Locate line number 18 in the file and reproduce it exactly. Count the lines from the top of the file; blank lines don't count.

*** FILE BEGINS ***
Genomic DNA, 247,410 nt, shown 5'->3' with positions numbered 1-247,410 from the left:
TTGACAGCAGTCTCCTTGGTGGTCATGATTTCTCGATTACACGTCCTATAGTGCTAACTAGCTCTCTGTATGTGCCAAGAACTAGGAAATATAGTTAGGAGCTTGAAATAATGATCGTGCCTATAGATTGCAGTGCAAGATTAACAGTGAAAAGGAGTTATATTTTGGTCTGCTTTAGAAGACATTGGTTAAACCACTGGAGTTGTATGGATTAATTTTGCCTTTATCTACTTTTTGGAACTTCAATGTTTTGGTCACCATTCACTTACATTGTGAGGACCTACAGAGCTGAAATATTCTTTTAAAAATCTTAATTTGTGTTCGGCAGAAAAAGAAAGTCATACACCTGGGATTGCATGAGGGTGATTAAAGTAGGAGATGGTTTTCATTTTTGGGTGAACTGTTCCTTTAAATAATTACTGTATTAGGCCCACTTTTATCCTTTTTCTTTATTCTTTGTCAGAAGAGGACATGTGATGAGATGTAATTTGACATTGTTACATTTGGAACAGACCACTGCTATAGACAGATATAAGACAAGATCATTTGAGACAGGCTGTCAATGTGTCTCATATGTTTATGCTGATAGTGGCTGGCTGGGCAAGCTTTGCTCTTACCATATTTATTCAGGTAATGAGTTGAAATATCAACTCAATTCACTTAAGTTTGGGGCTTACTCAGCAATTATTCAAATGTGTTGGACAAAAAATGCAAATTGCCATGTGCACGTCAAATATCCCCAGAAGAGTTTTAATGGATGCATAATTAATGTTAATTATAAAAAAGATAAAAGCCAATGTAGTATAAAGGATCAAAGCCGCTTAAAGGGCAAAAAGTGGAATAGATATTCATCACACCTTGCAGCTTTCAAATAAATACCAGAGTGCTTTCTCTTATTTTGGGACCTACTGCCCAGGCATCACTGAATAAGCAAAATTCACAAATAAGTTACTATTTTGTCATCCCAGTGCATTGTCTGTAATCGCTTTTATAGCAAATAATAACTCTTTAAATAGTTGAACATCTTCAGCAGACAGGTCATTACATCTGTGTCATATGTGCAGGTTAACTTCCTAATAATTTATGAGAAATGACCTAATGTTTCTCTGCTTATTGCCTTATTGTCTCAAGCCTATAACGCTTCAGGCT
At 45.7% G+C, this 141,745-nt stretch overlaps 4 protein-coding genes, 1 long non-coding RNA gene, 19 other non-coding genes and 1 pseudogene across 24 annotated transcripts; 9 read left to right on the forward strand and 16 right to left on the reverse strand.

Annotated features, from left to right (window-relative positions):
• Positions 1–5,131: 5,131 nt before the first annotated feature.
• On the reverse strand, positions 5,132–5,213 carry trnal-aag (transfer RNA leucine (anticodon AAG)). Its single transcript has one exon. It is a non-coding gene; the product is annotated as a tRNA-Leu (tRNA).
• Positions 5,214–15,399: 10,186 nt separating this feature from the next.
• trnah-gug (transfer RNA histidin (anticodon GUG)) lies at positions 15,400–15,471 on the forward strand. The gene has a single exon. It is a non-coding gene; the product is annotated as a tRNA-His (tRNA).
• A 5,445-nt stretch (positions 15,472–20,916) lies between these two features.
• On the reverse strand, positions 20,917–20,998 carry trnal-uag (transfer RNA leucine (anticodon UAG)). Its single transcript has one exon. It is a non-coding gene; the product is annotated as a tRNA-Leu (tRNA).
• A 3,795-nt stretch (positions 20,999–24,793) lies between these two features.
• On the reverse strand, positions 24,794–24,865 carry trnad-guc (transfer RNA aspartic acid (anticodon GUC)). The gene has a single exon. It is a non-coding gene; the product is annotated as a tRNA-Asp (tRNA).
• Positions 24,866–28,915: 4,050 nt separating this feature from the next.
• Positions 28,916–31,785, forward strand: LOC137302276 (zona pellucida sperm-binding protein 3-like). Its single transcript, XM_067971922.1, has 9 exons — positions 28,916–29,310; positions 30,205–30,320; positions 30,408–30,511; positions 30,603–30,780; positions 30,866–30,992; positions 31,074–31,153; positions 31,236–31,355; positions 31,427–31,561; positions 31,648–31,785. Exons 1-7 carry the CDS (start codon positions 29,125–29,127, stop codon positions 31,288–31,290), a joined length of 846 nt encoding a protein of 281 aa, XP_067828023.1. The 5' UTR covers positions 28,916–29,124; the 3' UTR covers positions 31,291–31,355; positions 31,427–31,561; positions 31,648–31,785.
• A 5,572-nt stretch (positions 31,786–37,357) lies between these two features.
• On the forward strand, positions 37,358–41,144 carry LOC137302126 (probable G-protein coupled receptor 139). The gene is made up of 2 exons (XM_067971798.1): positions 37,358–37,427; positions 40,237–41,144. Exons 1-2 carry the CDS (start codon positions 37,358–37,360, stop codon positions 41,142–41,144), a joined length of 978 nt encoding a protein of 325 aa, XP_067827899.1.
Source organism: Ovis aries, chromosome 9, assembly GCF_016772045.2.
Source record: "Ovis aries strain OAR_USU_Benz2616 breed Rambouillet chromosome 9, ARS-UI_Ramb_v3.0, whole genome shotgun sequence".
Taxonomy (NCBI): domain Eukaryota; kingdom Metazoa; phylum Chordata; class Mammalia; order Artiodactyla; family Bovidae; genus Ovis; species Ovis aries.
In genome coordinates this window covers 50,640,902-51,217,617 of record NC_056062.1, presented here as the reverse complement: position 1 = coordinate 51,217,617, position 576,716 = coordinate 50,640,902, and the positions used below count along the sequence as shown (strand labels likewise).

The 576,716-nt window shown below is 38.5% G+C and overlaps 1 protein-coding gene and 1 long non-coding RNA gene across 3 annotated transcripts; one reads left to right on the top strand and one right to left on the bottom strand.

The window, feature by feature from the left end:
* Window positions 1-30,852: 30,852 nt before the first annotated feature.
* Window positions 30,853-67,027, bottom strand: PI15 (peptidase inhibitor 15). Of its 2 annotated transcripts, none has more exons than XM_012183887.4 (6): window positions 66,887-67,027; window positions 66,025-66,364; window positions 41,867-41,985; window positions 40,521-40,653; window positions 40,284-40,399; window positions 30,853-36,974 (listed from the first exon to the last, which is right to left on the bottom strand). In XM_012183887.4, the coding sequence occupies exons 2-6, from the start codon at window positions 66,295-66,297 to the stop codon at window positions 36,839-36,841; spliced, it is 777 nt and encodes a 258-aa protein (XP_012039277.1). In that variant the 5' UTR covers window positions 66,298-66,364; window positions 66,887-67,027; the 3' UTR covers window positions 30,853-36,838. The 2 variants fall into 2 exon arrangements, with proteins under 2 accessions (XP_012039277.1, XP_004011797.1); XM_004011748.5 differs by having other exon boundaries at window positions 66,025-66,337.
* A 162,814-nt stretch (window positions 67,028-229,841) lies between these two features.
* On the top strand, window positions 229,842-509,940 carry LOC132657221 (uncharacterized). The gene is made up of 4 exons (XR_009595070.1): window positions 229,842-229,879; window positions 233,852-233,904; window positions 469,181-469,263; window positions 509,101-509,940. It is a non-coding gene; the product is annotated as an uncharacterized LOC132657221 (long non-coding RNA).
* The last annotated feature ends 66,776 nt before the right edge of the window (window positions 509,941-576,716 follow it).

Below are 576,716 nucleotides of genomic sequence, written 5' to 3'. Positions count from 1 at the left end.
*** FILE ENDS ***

Source record: "Ovis aries strain OAR_USU_Benz2616 breed Rambouillet chromosome 9, ARS-UI_Ramb_v3.0, whole genome shotgun sequence".